Greg Council's blog

Navigating Hype, Myths and Realities of Cognitive RPA

Excitement continues to grow around the capabilities of applying automation to various business processes, particularly using robotic process automation (RPA). The enthusiasm is appropriate because early initiatives to automate rote, low-level tasks have seen very positive results with high levels of automation achieved, which frees up staff to spend time on higher-value, more complex tasks.

Low variance, rote and simple tasks have been the primary focus for the majority of RPA projects because they are easy to define and the complexity related to handling different types of exceptions can be avoided. According to AIIM’s 2018 report titled, “Enhancing Your RPA Implementation with Intelligent Information,” the top processes across different functional areas include well-defined processes that operate on structured data. The report highlights processes such as inventory management, payroll, order management and records processing, all of which benefit from standardized data and straightforward tasks. The result is close to 100% automation.

Automating Key Activities

As most organizations become more adept at process automation using these tools, attention starts to turn to processes that involve key activities within an organization. Processes involving customers need to be sped-up and more convenient. Processes involving the delivery of products and services need to be better controlled and accelerated. It is not just about automating tasks to lower costs. In the same AIIM report, it found that organizations see RPA technologies as a way to deal with reducing errors within processes while at the same time, improving data quality and customer service.

Greg Council, Vice President of Marketing and Product Management

Cognitive Automation: Reading the Tea Leaves

Cognitive automation mimics human brain functions

As more enterprises and service providers adopt cognitive automation to improve their manual processes, reading the tea leaves or better yet, examining case studies suggests a new job landscape with some fairly drastic improvements in efficiency.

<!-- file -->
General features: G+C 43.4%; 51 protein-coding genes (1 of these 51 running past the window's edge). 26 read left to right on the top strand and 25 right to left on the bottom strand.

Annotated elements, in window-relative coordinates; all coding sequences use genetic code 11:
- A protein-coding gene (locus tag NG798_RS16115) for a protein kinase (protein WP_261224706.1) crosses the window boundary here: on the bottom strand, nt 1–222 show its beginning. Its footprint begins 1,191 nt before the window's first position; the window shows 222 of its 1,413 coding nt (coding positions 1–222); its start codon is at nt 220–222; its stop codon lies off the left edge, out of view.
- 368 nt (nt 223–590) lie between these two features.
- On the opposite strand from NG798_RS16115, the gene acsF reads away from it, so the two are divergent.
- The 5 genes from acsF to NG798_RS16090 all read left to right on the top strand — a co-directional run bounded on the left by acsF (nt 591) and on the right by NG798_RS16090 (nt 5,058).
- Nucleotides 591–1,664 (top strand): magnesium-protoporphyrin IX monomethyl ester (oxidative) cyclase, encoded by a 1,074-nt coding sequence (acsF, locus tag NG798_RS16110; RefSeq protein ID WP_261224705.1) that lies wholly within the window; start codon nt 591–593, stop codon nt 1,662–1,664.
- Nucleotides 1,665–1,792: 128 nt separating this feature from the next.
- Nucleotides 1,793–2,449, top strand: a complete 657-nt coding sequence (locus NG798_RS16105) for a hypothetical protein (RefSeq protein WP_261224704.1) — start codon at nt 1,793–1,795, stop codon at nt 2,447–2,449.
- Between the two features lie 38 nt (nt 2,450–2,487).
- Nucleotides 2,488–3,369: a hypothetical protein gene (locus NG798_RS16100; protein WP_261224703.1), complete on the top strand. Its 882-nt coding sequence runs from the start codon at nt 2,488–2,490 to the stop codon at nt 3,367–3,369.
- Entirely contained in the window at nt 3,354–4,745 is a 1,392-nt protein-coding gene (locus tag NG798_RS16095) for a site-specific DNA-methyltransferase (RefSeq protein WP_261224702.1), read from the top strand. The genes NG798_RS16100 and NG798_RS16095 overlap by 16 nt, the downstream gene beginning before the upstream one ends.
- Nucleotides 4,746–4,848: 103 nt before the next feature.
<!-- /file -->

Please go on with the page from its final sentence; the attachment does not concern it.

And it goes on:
Harvard Business Review (HBR) provides a useful summary article explaining how to deconstruct work into tasks that can be automated. Here three characteristics are used to assess our work:

  • Repetitive vs. variable work;
  • Dependent vs. interdependent work; and
  • Physical work vs. mental work. 

Any automation assessment model should also take into consideration the nature and complexity of both the inputs and outputs onto which we can overlay these three characteristics to assess the impact of automation based upon the nature of work itself. 

Basic automation has arguably had the highest level of impact so far. It is applied to rote, highly repeatable and low variance tasks. For example, basic automation supports the IT back office such as regular back-ups of data or automated provisioning of software resources (such as email accounts and CRM access).

These activities can be highly automated due to the nature of the work and low probability of exceptions to workflows. The inputs can be highly structured with very little variability while outputs are often binary. The result is either a successful completion or an exception. These tasks are very independent with interactions typically only with application interfaces. There is very little mental effort required.

Greg Council, Vice President of Marketing and Product Management

Sidestep High Failure Rates in Digital Transformation

Smart city and communication network concept

Adopting digital transformation (DX) leads to significant growth for organizations when compared to their lagging peers, according to McKinsey and Company research. McKinsey suggests that there are five approaches to plan for and incorporate into any digital transformation (DX) project: ensuring lean process design, digitizing the customer experience, selective process outsourcing, incorporating analytics to aid with decision-making and using intelligent automation for non-core human tasks.